Jan Dobb

Jan Dobb

Jan Dobb
Canberra, Australia

can’t stop grinning
at pink cherry blossoms
first grandchild

Congratulations on having your haiku selected as the top winner in the International category in the Vancouver Cherry Blossom Festival’s 2016 Haiku Invitational contest. How did you first learn about haiku, and how much writing of haiku or other poetry have you done?

Thank you. I was surprised and honoured to win the International category of the Vancouver Cherry Blossom Festival contest and I’m very grateful for the invitation to take part by submitting some haiku. It’s hard to say when I first learnt of “haiku” as such, as I’d been introduced to 5-7-5 syllables many years ago. Only in 2009, when I naively wrote some of these for an international competition, did I discover with surprise that the judges and winners seemed quite unaware of the 5-7-5 rule! So that’s when I began to explore further, reading. Haiku, no longer just a pretty little ditty, began to work its magic and I experimented with trying to write it. In September 2010 three of these attempts were published in Notes from the Gean. With that exciting encouragement, I was well and truly hooked! This year, I began to write tanka, but have written very little other poetry before now.

What was the inspiration for your winning poem?

The inspiration came from a friend who was overwhelmed with joy at the birth of her first grandchild. As we talked of this, the emotion of my similar experience returned as though yesterday—instead of twenty years ago! Just then the VCBF were inviting submissions of cherry blossom haiku and the emotional juxtaposition of grandchild and blossoms just seemed to fit the occasion.

Describe the moment when you first learned you had won.

When the email arrived, I assumed it was a circular notification of results, so of course I was keen to see if there was anyone I knew among the winners. It took a few moments to register that this was a message addressed to me! Then the yell I gave brought my husband down the corridor to see what was happening. My friend, of course, was thrilled that the arrival of her precious grandchild had prompted a prize!

Do you have favourite books or websites relating to haiku that others might benefit from in order to learn haiku as a literary art and to share one’s haiku?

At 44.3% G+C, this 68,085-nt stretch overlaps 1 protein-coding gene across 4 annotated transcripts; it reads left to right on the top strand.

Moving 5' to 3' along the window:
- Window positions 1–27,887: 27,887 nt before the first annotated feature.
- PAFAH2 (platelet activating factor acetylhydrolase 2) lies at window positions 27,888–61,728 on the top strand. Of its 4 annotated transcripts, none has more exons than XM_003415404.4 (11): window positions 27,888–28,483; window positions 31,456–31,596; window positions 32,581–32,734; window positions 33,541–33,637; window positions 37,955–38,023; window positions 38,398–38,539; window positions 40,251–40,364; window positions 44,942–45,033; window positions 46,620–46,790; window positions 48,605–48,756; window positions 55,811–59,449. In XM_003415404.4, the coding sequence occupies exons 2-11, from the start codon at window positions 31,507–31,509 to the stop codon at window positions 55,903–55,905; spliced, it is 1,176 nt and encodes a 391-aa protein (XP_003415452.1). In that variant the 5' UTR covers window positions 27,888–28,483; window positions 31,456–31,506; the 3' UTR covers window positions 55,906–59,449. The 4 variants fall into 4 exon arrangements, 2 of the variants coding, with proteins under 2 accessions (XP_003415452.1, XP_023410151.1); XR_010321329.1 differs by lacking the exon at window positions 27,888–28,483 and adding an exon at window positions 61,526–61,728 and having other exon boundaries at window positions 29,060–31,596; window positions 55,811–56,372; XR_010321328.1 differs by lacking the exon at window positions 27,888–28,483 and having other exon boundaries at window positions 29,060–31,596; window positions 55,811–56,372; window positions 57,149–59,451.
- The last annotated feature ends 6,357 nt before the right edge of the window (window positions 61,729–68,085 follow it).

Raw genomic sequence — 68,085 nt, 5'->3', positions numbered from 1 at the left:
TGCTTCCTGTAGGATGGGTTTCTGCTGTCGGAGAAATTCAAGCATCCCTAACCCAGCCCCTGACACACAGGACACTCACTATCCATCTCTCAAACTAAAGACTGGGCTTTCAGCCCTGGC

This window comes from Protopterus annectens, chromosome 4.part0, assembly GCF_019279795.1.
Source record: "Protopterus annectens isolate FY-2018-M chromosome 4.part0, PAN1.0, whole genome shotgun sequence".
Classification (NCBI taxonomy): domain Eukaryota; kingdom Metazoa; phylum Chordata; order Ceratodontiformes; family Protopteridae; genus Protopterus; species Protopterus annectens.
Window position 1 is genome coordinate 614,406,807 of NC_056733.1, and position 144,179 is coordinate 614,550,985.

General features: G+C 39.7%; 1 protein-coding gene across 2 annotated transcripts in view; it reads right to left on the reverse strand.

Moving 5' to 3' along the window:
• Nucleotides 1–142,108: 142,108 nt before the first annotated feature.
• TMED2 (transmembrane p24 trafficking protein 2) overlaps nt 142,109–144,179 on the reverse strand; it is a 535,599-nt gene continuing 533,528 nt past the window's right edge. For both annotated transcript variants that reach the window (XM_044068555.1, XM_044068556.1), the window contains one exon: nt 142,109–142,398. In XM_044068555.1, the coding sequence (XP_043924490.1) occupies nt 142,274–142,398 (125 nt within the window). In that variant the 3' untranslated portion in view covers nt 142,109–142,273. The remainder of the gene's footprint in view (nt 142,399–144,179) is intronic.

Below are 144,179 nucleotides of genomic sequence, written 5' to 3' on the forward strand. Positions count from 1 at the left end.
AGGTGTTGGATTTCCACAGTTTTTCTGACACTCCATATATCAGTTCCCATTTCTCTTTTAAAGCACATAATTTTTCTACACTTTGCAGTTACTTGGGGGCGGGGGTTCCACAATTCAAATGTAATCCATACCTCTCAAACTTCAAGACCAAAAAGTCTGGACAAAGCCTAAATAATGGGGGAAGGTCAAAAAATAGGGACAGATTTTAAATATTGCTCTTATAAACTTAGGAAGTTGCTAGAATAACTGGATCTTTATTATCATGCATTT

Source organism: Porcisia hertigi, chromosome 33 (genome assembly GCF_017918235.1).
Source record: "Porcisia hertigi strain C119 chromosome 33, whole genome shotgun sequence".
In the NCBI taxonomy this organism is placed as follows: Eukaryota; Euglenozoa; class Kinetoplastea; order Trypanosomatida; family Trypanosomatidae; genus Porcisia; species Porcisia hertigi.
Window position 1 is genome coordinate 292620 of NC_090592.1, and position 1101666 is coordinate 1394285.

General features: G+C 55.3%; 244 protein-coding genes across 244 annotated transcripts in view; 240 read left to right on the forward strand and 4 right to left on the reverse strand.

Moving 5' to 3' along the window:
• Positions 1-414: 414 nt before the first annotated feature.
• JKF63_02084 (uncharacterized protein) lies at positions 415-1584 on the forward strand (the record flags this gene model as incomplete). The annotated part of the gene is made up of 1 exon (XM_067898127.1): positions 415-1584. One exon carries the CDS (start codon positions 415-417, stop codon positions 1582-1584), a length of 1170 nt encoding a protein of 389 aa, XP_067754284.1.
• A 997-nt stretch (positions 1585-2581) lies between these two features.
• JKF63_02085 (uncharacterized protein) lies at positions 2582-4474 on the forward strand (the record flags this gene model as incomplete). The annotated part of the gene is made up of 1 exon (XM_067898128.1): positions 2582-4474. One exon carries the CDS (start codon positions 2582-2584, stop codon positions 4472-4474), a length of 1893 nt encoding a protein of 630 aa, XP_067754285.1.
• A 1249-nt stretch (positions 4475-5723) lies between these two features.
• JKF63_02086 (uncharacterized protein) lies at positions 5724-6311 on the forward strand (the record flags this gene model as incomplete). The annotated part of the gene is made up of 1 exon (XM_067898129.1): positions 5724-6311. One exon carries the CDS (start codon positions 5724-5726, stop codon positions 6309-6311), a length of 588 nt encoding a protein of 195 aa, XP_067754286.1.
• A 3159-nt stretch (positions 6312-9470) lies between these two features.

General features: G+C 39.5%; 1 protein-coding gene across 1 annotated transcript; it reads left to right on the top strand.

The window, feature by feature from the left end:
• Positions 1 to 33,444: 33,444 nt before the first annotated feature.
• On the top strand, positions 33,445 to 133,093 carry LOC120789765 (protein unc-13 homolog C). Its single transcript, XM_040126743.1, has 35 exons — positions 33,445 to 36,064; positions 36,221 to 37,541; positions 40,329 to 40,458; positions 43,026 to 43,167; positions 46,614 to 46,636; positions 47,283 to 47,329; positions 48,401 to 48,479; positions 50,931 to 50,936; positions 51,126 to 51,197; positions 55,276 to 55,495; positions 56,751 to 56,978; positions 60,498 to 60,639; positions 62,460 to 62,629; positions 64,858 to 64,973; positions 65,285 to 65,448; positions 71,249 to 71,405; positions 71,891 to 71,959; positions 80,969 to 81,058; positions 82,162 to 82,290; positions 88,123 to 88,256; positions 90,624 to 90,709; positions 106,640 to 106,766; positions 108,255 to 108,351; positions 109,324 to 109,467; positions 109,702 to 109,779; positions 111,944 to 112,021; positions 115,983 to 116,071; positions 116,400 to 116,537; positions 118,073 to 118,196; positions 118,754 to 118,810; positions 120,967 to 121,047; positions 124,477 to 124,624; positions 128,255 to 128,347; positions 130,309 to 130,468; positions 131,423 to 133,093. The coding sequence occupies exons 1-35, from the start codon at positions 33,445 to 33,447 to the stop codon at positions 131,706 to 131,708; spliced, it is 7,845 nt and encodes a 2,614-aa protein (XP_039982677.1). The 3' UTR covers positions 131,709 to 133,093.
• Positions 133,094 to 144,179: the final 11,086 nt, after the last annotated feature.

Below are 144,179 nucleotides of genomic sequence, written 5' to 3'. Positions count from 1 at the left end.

That’s a hard question because there are really so many. Perhaps one of the best sources of essays I’ve found is the Archived Monthly Haiku Articles on the New Zealand Poetry Society website. Online haiku journals like A Hundred Gourds, Cattails, Wild Plum, and the like contain a pleasant range and a warm community spirit. Journals like Kokako and Presence are among my favourites in print. One of my favourite books, edited by Allan Burns, is Where the River Goes: The Nature Tradition in English-Language Haiku. But to name just a few seems to leave so many worthy ones out!

Please tell us more about yourself.

Language and writing have always been an interest. Since retiring from teaching and school library employment, I’ve enjoyed the challenge of researching, writing, and publishing family history, in an endeavour to animate in narrative the bland facts of formal records. Short stories have been fun to write and satisfying to send into the world. Currently I enjoy weekly meetings of two groups—reading Chaucer and reading Shakespeare together. Other interests and activities are walking, gardening, opera, and theatre.

How does where you live and what you enjoy doing affect the way you write haiku?

I have lived in Canberra for more than forty years and our three daughters grew up here. The environment of Canberra, Australia’s “bush capital,” affects very much the way I write haiku. The local bushland, with its gum trees, kangaroos, and views of the distant ranges, is an ever-present inspiration. Regular walks with notebook at the ready are part of my life and being.